Protection of Tenant Rights

Tenants sometimes feel powerless when they have a problem with their landlord. The consumer protection attorneys of Edelman, Combs, Latturner & Goodwin, LLC are on your side. Unlike some other firms, we refuse to represent landlords in cases against tenants. Our consumer protection attorneys have an in-depth understanding of rental ordinances, such as the Chicago Residential Landlord Tenant Ordinance, and use this knowledge to our advantage in resolving disputes.

To get started on your case right now with no obligation whatsoever, simply complete our Free Confidential Consultation Form or give us a call at (312)739-4200. Let us start working on your Chicago personal injury case immediately.

The attorneys of Edelman, Combs, Latturner & Goodwin, LLC, have years of experience protecting tenants’ rights. We assist tenants who have encountered the following illegal landlord-tenant situations:

  • Landlords in large buildings failing to pay or credit interest every year on security deposits
  • Landlords failing to return security deposits in a timely manner or deducting charges from security deposits without proper documentation or cause
  • Landlords billing for utilities without individual metering, without disclosing the formula used in writing, or adding fees for processing utility charges
  • Chicago landlords depositing security deposits in the same accounts as rent money or not telling you where your security deposit is being held
  • Landlords and new purchasers converting buildings to condominiums without proper notices to tenants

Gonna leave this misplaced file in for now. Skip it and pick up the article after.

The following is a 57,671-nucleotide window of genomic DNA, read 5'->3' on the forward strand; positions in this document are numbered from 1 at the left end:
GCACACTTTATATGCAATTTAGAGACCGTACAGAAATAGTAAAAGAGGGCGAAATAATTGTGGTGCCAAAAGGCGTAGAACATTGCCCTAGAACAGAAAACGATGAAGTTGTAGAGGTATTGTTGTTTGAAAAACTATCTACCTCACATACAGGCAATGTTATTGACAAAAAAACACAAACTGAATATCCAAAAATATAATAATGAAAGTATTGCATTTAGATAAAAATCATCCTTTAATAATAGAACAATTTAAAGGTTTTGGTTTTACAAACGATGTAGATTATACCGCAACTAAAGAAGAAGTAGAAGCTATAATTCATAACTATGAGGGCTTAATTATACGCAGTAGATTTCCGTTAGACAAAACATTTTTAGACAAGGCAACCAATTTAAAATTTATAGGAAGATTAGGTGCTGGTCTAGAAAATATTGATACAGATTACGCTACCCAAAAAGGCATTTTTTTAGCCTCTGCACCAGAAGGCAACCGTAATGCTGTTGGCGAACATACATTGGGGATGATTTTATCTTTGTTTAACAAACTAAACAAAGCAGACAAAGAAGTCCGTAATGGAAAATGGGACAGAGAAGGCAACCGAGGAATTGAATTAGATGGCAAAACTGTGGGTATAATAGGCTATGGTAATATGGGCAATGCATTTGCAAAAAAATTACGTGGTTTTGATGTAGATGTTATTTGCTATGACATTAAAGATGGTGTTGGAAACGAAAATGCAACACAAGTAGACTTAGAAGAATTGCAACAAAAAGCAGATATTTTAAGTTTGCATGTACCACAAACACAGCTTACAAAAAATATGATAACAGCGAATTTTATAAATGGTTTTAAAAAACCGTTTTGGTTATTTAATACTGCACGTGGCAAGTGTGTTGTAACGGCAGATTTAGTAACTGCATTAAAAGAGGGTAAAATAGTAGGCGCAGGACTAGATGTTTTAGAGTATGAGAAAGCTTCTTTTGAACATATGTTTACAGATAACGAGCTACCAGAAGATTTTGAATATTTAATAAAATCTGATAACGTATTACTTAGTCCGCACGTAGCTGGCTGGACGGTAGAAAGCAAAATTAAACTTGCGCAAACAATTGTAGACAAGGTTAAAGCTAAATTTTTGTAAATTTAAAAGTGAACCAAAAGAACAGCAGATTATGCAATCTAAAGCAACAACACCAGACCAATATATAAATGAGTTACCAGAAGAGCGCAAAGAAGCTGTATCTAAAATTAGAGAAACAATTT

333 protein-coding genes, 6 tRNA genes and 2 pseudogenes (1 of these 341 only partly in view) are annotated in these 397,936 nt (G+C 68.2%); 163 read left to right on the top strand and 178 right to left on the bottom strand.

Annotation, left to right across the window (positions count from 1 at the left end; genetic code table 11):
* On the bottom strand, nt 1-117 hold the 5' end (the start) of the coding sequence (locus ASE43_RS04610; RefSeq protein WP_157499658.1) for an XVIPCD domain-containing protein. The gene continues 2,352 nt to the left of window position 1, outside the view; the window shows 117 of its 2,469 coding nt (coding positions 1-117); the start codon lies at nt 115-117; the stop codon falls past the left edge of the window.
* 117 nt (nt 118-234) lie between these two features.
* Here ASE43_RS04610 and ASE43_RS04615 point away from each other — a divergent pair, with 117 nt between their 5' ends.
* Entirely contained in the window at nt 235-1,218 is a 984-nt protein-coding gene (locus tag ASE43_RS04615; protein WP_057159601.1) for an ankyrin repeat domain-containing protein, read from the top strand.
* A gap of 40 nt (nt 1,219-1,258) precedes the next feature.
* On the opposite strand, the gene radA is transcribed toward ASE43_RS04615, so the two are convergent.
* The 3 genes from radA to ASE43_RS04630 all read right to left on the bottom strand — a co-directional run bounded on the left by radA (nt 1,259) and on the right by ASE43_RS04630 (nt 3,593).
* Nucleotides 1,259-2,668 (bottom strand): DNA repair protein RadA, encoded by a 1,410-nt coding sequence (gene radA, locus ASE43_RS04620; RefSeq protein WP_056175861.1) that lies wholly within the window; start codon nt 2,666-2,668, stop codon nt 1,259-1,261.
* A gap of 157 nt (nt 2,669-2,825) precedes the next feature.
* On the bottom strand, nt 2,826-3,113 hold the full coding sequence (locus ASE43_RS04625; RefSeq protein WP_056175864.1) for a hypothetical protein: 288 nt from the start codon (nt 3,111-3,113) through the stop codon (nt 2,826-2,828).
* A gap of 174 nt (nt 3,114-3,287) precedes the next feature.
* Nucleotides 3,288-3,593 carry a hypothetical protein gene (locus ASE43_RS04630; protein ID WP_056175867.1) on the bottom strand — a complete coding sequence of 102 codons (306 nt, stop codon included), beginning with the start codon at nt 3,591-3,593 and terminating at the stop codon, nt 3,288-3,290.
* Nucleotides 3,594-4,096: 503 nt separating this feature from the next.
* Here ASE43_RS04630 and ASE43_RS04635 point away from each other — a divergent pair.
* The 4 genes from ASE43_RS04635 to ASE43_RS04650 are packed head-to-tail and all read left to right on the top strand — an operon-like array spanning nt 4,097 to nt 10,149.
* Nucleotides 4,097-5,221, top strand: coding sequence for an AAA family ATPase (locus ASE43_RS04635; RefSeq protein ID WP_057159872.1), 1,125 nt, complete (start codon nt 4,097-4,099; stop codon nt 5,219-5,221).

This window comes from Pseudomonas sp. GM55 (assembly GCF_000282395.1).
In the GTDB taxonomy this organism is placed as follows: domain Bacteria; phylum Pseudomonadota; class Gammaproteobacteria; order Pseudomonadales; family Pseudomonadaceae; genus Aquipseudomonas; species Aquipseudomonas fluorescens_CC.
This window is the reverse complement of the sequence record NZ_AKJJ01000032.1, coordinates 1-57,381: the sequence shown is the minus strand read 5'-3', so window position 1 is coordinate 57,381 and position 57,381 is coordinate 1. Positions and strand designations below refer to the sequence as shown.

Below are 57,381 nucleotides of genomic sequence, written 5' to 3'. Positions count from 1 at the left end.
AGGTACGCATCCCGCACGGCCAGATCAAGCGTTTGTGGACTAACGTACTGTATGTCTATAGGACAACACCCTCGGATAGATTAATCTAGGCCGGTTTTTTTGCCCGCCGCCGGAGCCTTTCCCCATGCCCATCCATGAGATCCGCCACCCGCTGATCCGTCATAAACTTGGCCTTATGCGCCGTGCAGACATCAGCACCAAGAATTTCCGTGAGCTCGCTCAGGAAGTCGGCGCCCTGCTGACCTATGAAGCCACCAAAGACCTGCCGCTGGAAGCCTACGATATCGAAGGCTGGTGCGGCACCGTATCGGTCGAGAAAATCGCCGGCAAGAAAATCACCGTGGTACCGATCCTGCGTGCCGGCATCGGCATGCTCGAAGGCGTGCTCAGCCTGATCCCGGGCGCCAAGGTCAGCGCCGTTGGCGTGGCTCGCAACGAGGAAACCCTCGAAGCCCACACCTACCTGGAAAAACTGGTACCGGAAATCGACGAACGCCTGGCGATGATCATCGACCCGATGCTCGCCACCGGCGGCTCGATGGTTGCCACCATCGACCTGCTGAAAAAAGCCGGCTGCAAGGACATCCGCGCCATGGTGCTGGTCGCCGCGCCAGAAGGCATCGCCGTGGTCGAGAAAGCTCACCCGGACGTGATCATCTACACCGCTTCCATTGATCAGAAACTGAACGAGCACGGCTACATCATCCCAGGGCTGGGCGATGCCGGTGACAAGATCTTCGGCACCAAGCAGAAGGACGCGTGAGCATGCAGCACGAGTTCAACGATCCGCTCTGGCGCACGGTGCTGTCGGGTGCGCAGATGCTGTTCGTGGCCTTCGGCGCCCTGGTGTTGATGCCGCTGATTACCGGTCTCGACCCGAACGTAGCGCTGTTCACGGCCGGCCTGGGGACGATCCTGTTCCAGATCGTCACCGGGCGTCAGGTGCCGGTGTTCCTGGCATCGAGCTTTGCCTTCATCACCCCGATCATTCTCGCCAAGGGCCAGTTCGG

• Credit reporting and collection with landlords

Prompt, Effective Legal Services

Clients who have encountered illegal landlord situations need to make sure they hire an attorney with experience in this area of the law. The lawyers of Edelman, Combs, Latturner & Goodwin, LLC know how to handle these cases effectively. If you are having a problem with your landlord, contact us for a free consultation.


If you follow the rules in your lease, and move out at the proper time, without owing your landlord for rent or other charges (such as late fees or unpaid utility bills), your landlord is required to return your security deposit within 45 days. If you owe the landlord less than the amount of the security deposit, the landlord must return the balance.

We have noticed an increasing number of landlords refusing to return security deposits by charging tenants for a variety of items, including cleaning, painting and carpet replacement. Landlords can deduct the cost of actual damage you caused to the apartment, however, under Illinois law, landlords cannot deduct for “ordinary wear and tear.”

To protect yourself from this type of abuse, we recommend the following steps:

1. Thoroughly clean your apartment at move-out, including the walls, inside of cabinets, stove, refrigerator and carpet.

2. Request that the landlord conducts a move-out inspection IN YOUR PRESENCE to review the condition of the apartment and any possible damage or problem areas.

3. Take photos of the condition of the apartment when you left, including the walls, carpet, insides of cabinets, bathroom, etc. If possible, have another credible person witness the condition of the apartment before you leave.

4. Follow the landlord’s procedures for returning keys by the deadline in your lease or date your landlord has agreed to. Make sure to leave a forwarding address!

5. If the landlord does not return your security deposit within 30 days, call them and send them a letter by certified mail requesting that they return your security deposit.

6. If they do not respond to your letter and return your deposit, or if they have deducted amounts from your security deposit which you do not believe are justified, we recommend contacting a consumer protection law firm, such as Edelman, Combs, Latturner & Goodwin, LLC for a free consultation.